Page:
Monitoring Treatment, Managing Quality of Life in Patients With ccRCC

Publication
Article
Pharmacy Practice in Focus: OncologyFebruary 2024
Volume 6
Issue 2

The pharmacist’s role may vary across different practices and institutions.

Although pharmacists make significant contributions in the treatment of patients with clear cell renal cell carcinoma (ccRCC), their exact role can vary, explained moderator Kirollos S. Hanna, PharmD, BCPS, BCOP, FACCC, director of pharmacy at Minnesota Oncology and assistant professor of pharmacy at Mayo Clinic Alix School of Medicine, Rochester, Minnesota, in a Pharmacy Times Clinical Forum discussion. According to Hanna, the pharmacist’s role regarding care management for patients with ccRCC can vary depending on the practice or with whom the pharmacist collaborates.

Pharmacist taking inventory -- Image credit: lubero | stock.adobe.com

Image credit: lubero | stock.adobe.com

In some practices, pharmacists may find they are able to manage prescriptions and adjust drugs on their own. Some collaborative practices, however, may require pharmacists to contact a patient’s provider in order to approve their prescribing and medication adjustments.

“I think when we look at the management of patients on oral oncolytics in general with oncology, pharmacists play such a significant role, but it also varies across the board,” explained Hanna during the Clinical Forum. “[There are] pharmacists [who] have collaborative practices in places [where] they can manage antihypertensives on their own, and then I have pharmacists [who] can’t even prescribe a [drug] for a patient, and they have to page the provider when a patient calls and say [they’re] out of nausea [medication].”

In addition to the differences between practices, there are challenges that pharmacists must navigate when treating ccRCC, including the potential impact of treatments on quality of life (QOL) and the potential development of adverse effects (AEs). To address QOL issues, early palliative care—particularly pain management and control—can be significant. The panelists also highlighted that some practices have designated oral chemotherapy pharmacists who both dispense drugs and address AEs with patients. Panelists noted further that engaging with patients during refills is also helpful because it allows pharmacists to touch base with patients more frequently.

However, Hanna noted that there can be additional complexities for patients with ccRCC who are receiving both oral-based and intravenous (IV) therapies.

“When you look at challenges that we see in the [ccRCC] space, particularly if your patient is receiving an oral and an IV therapy, and then they’re coming to you for the infusion but you have no idea where their oral drug might be, do you start both [therapies] at the same time? Do they have a synergistic effect? Do you just start with whatever they get first?” Hanna said during the Clinical Forum. “There [are] a lot of challenges…around the pharmacy distribution models that can pose some challenges for our patients.”

Although there are steps that pharmacists and patients can take, technology can help with adherence. According to the panelists, there are tools that patients and pharmacists can utilize that are specifically intended to remind patients when to take their medications while assisting pharmacists with monitoring adherence.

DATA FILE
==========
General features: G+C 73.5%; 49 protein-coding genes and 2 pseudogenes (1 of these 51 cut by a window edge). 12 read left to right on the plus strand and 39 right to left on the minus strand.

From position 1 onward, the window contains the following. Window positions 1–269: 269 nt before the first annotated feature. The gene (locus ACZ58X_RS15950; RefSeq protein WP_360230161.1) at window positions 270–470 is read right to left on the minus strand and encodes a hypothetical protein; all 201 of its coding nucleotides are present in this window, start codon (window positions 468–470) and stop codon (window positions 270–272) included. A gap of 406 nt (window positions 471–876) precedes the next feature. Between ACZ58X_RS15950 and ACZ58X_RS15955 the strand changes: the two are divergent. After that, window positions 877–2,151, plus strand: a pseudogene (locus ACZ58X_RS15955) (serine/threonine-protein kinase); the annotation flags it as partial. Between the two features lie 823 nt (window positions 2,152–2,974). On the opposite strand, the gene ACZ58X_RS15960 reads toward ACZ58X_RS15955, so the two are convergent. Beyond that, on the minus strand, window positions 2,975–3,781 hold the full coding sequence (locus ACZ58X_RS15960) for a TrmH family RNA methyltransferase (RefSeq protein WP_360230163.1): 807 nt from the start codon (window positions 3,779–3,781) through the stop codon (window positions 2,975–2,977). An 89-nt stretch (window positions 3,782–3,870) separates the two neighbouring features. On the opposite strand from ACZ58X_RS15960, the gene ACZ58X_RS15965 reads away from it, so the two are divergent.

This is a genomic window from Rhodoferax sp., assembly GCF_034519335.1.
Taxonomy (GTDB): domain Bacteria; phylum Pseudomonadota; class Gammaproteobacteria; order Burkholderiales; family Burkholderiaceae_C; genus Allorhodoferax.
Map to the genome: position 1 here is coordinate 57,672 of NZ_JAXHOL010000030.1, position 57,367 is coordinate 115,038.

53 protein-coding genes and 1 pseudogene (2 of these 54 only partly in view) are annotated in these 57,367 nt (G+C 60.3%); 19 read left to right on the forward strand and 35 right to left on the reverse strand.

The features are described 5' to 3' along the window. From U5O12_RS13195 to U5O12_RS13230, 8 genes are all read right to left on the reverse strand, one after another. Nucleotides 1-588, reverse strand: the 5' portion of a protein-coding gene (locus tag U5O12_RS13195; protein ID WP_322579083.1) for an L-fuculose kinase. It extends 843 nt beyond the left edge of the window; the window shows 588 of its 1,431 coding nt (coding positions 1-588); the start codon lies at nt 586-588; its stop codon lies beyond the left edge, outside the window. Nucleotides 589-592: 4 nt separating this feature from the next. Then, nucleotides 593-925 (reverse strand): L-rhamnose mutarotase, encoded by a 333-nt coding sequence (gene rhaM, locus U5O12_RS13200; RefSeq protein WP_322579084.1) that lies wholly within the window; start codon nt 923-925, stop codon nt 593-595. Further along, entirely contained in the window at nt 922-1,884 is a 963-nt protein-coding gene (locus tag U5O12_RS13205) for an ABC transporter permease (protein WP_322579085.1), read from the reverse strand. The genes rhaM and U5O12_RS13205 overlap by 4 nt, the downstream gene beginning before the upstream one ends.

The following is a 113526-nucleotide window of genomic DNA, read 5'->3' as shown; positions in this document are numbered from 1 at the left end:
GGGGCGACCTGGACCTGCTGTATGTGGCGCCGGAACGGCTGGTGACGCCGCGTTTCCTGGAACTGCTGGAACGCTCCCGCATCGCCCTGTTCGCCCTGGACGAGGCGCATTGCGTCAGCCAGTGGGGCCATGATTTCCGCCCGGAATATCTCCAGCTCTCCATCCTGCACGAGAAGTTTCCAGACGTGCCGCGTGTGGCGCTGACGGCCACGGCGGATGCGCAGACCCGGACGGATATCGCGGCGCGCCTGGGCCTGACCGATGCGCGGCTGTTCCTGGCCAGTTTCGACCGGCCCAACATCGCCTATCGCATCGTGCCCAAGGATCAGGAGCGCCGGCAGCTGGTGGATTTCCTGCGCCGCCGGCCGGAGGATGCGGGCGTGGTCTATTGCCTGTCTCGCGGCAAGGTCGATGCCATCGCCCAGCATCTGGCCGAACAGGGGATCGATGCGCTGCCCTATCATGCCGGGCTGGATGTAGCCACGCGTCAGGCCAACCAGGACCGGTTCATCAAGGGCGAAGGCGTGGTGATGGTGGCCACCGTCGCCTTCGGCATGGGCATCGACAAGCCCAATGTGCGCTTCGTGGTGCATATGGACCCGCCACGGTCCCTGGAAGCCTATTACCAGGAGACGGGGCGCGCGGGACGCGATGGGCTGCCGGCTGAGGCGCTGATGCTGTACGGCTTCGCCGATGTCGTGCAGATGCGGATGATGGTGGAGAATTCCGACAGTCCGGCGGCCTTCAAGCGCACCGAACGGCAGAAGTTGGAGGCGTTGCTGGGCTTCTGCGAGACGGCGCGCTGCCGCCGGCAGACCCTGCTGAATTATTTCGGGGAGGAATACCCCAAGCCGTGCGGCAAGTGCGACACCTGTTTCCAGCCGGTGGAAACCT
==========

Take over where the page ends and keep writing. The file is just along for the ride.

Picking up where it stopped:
“I’ve seen technology looking at encapsulating oral chemotherapy, and patients have to have a Bluetooth-enabled device on them—whether that’s a smartphone, an iPad, whatever it is—and [it] can actually detect what’s been ingested and…report back to a portal,” explained Hanna.

“There are other devices [where] it’s more manual…The dispensing pharmacy can fill this cartridge with medication, they plug it into a device, [and] the device will alert patients of when they need to take their oral [medication. It] automatically releases from the cartridge the number of pills needed and they can take it. Then there [are] obviously the standard calendars, pill boxes, smart caps, [and] weighing the bottles, just all these different things.”

Further, the panelists explained that pharmacists should understand that dose reductions may be necessary for some individuals in this patient population. Hanna explained that not all patients fit into “cookie-cutter” expectations for treatment and care, and that on some occasions, keeping patients on a consistent dose—because of what may have been reported in clinical trials—for an extended duration of time may be more harmful to a patient’s QOL. Panelists also highlighted that oral oncolytics are often dosed too high, and for these drugs, it may be more beneficial for patients to explore the maximum effective dose rather than the maximum tolerated dose.

The panelists acknowledged that juggling treatment options, monitoring patient adherence, and managing patient QOL while helping patients address the financial aspects of treatments can pose challenges for a single pharmacist. Having other pharmacists to lessen the burden and help “wear the different hats” of the pharmacist can be beneficial, resulting in a more engaged workforce.

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